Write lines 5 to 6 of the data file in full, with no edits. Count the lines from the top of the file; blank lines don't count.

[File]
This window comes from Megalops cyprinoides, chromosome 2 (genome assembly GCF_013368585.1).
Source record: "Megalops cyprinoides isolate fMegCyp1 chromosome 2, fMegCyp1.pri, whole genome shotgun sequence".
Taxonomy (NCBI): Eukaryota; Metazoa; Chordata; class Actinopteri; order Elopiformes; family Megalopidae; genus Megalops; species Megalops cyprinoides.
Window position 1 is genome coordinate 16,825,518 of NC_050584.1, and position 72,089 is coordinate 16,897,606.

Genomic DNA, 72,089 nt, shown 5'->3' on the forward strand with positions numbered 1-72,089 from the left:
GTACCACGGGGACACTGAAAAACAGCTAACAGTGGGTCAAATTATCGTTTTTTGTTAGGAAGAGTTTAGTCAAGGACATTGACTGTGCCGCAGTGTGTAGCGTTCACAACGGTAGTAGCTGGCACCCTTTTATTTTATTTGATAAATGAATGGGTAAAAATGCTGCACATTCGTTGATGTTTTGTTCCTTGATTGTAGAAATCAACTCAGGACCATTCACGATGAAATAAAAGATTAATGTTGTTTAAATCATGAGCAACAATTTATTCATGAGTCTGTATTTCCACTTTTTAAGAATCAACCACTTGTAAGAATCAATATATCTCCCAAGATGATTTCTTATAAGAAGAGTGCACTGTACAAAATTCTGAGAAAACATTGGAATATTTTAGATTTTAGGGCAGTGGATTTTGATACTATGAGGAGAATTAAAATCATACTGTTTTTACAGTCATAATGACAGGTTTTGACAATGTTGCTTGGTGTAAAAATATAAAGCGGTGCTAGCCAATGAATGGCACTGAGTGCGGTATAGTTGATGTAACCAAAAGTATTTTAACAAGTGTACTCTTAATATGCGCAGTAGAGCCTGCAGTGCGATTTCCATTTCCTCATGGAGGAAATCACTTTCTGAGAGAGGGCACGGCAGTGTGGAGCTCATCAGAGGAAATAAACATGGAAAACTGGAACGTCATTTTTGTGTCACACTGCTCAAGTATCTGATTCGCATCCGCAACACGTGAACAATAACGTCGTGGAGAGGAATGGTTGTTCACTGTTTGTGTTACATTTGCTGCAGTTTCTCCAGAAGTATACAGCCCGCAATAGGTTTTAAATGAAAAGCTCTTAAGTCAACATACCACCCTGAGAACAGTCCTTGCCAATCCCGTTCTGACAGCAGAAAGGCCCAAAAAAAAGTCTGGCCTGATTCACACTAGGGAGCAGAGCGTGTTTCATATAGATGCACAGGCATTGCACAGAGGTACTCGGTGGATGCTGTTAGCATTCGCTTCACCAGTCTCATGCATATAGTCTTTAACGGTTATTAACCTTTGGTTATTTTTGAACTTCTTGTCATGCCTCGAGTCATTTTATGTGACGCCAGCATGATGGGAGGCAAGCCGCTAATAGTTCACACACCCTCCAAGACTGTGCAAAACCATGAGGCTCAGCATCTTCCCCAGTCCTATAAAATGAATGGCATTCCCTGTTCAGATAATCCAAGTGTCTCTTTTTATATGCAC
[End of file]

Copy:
Genomic DNA, 72,089 nt, shown 5'->3' on the forward strand with positions numbered 1-72,089 from the left:
GTACCACGGGGACACTGAAAAACAGCTAACAGTGGGTCAAATTATCGTTTTTTGTTAGGAAGAGTTTAGTCAAGGACATTGACTGTGCCGCAGTGTGTAGCGTTCACAACGGTAGTAGCTGGCACCCTTTTATTTTATTTGATAAATGAATGGGTAAAAATGCTGCACATTCGTTGATGTTTTGTTCCTTGATTGTAGAAATCAACTCAGGACCATTCACGATGAAATAAAAGATTAATGTTGTTTAAATCATGAGCAACAATTTATTCATGAGTCTGTATTTCCACTTTTTAAGAATCAACCACTTGTAAGAATCAATATATCTCCCAAGATGATTTCTTATAAGAAGAGTGCACTGTACAAAATTCTGAGAAAACATTGGAATATTTTAGATTTTAGGGCAGTGGATTTTGATACTATGAGGAGAATTAAAATCATACTGTTTTTACAGTCATAATGACAGGTTTTGACAATGTTGCTTGGTGTAAAAATATAAAGCGGTGCTAGCCAATGAATGGCACTGAGTGCGGTATAGTTGATGTAACCAAAAGTATTTTAACAAGTGTACTCTTAATATGCGCAGTAGAGCCTGCAGTGCGATTTCCATTTCCTCATGGAGGAAATCACTTTCTGAGAGAGGGCACGGCAGTGTGGAGCTCATCAGAGGAAATAAACATGGAAAACTGGAACGTCATTTTTGTGTCACACTGCTCAAGTATCTGATTCGCATCCGCAACACGTGAACAATAACGTCGTGGAGAGGAATGGTTGTTCACTGTTTGTGTTACATTTGCTGCAGTTTCTCCAGAAGTATACAGCCCGCAATAGGTTTTAAATGAAAAGCTCTTAAGTCAACATACCACCCTGAGAACAGTCCTTGCCAATCCCGTTCTGACAGCAGAAAGGCCCAAAAAAAAGTCTGGCCTGATTCACACTAGGGAGCAGAGCGTGTTTCATATAGATGCACAGGCATTGCACAGAGGTACTCGGTGGATGCTGTTAGCATTCGCTTCACCAGTCTCATGCATATAGTCTTTAACGGTTATTAACCTTTGGTTATTTTTGAACTTCTTGTCATGCCTCGAGTCATTTTATGTGACGCCAGCATGATGGGAGGCAAGCCGCTAATAGTTCACACACCCTCCAAGACTGTGCAAAACCATGAGGCTCAGCATCTTCCCCAGTCCTATAAAATGAATGGCATTCCCTGTTCAGATAATCCAAGTGTCTCTTTTTATATGCAC